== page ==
When you place the device in your ears, because it sits closer to your head, it's right on your eardrum and puts the sound inside your head where the ringing is — which is absolutely amazing!
Another wonderful thing about the device is that the white noise is asymmetric. So instead of a constant level of sound, it's kind of swooshing up and down, like ocean waves. But not only that, it's doing it differently, randomly, in each ear — which might make you think, "Hey, well, that's not a good idea." But when you hear it, you're absolutely blown away at how well it removes the ringing sound.
Another great feature about the device is that the white noise is tunable. The technology allows you to adjust the pitch of the swooshing sound to exactly match the pitch of the ringing you hear, which is another reason why this product is so effective.
How has it made a difference?
Jeff: Once I tried them out, I was absolutely amazed. I had finally found some relief. Although I was skeptical at first, I wasn't going to leave any stone unturned and not try the product. I couldn't believe it. I said to myself, “Wow, that really seems to make a difference! Wow, that really seems to help!”
It's just unbelievable. Even though you're not cured and you know you still have the problem, it takes away so much of the worry and the anxiety and the dread because you know you can throw those things in, any time you want, and get relief.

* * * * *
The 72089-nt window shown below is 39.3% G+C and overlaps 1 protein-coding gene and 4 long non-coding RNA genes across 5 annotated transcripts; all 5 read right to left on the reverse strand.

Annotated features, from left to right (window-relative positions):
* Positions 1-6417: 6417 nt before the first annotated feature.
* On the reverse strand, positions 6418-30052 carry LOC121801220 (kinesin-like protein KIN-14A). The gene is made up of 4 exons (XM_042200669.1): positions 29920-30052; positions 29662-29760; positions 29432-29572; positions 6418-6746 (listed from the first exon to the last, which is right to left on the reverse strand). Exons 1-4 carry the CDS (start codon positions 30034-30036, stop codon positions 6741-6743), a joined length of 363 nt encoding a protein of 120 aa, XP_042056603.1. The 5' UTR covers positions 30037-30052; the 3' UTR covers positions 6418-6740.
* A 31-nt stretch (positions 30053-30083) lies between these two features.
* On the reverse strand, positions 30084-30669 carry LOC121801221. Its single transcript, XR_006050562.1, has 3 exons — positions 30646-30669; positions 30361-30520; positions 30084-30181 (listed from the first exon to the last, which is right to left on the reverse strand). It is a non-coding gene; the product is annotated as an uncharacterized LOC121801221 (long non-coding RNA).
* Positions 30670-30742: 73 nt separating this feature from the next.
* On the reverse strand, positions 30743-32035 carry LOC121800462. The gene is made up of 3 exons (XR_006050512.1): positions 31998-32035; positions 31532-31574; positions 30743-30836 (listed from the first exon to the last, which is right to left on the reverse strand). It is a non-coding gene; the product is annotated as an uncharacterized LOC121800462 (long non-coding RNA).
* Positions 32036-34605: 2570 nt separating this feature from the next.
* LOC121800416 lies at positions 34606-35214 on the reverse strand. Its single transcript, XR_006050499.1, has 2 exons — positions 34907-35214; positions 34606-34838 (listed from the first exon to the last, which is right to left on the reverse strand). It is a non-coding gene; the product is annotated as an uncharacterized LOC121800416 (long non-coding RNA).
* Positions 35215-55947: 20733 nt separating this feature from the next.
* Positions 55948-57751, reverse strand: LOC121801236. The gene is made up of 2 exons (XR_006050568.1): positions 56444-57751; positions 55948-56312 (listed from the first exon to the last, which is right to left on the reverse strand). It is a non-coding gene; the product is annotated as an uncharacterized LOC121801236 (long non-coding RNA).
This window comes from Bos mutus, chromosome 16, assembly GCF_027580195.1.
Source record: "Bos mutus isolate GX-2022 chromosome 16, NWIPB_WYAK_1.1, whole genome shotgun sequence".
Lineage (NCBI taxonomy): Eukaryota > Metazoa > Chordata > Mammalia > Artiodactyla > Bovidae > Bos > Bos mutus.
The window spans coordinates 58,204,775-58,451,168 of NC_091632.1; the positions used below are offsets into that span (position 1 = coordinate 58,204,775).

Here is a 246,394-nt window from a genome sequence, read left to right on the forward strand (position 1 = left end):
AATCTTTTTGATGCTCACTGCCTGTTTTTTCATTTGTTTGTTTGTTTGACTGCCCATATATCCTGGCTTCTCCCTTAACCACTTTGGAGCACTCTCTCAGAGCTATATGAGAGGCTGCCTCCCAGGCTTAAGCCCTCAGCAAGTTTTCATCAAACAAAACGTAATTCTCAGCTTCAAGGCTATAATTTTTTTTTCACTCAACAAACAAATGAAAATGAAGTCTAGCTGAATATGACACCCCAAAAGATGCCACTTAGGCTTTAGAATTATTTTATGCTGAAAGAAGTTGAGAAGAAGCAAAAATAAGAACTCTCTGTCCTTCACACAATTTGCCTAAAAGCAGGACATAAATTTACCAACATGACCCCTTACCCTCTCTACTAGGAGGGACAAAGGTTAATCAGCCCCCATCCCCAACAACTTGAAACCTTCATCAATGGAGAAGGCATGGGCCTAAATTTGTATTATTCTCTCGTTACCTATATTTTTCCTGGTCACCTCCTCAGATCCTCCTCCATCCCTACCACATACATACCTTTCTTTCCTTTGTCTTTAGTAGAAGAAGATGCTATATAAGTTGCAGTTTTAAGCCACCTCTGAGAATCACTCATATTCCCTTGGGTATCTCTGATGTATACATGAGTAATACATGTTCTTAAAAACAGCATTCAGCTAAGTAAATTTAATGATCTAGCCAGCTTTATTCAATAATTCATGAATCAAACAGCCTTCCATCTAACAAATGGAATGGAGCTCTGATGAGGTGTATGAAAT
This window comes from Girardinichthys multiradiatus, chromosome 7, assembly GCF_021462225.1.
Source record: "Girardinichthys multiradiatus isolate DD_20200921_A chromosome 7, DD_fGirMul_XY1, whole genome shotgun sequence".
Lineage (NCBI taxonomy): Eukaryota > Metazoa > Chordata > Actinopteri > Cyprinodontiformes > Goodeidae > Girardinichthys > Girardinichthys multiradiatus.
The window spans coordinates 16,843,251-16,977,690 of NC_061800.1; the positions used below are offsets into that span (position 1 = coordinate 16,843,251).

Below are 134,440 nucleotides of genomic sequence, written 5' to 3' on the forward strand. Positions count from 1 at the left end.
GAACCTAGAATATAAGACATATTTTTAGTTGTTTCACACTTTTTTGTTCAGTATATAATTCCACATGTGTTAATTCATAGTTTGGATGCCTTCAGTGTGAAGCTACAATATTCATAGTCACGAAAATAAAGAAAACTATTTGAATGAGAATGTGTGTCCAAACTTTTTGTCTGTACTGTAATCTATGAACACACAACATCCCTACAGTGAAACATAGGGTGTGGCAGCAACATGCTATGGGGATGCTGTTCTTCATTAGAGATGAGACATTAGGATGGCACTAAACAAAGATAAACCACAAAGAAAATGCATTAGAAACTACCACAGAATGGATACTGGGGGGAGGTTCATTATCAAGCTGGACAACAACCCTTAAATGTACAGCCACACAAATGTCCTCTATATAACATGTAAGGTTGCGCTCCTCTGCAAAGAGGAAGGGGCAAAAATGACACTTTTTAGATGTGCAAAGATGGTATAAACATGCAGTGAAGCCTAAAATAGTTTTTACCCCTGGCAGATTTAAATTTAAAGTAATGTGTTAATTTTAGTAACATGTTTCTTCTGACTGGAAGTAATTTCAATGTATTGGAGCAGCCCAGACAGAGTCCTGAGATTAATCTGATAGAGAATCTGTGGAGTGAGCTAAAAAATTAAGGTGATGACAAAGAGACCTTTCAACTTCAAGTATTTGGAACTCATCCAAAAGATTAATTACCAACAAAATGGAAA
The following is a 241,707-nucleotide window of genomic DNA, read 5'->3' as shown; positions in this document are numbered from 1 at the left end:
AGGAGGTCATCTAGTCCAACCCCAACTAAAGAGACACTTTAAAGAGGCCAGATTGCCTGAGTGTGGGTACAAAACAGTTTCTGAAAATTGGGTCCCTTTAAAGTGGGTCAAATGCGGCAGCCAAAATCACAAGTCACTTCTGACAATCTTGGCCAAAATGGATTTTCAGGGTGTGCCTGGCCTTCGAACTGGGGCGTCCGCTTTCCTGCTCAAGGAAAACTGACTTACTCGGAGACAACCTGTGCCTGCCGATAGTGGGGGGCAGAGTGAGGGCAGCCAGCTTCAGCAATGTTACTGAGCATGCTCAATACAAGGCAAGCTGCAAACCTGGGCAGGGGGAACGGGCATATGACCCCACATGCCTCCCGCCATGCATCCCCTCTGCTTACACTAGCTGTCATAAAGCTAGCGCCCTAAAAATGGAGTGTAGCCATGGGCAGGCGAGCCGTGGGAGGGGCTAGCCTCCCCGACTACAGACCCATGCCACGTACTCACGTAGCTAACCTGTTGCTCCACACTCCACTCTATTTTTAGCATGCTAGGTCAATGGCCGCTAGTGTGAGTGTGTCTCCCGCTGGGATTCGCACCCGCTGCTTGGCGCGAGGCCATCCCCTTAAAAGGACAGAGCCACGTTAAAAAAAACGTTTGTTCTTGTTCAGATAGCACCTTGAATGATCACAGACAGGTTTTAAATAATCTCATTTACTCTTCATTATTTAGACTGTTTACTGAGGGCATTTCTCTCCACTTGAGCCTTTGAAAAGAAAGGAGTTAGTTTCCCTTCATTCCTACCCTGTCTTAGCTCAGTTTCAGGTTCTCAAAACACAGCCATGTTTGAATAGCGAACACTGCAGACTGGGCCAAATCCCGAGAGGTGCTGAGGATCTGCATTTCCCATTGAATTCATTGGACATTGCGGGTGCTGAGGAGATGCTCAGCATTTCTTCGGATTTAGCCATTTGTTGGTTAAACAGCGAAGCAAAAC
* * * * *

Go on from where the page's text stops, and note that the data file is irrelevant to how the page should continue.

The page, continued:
For me, because of the type of work I do, I'm very active and very busy, so I don't need them during the day. But before I had these, I would dread going to bed at night. I would dread going to sleep because I would have to deal with the tinnitus. I would think, “How am I going to do it? I'm not going to get any sleep.” The thought of that would drive me crazy during the day. Now I don't worry about it for one second. I don't think about it at all during the day.
And whenever I'm ready to go to bed I throw these things in and immediately the ringing goes away and it's replaced with the soothing swooshing sound, which is easy to habituate because you get so used to it. You forget about the swooshing and you're not even thinking about your tinnitus.
You're just back to your life as it was before you either had the problem or before it was devastating you.
What would you say to all the people who've tried treatments and are frustrated — what you say to them about this?
Jeff: I would describe to them why it can help them. I would let them know of the different remedies and things that I've tried. Because, for me, if I can help somebody else, if I can change their life, that's an amazing thing.
They need to get down to their nearest Starkey provider, as quickly as they can. Get down there, and get these in your ears and it'll change your life.
If it's okay, my wife has experienced all of this with me and she wants to add her two bits to what I'm saying.
I’m Teri and my husband Jeff is a Type-A personality. So, because of what a go-getter he is, he didn't want to tell me when the raging tinnitus first happened; he was trying to fix it on his own. For a week or so I saw him acting strange, he was more agitated than normal. He just was acting differently.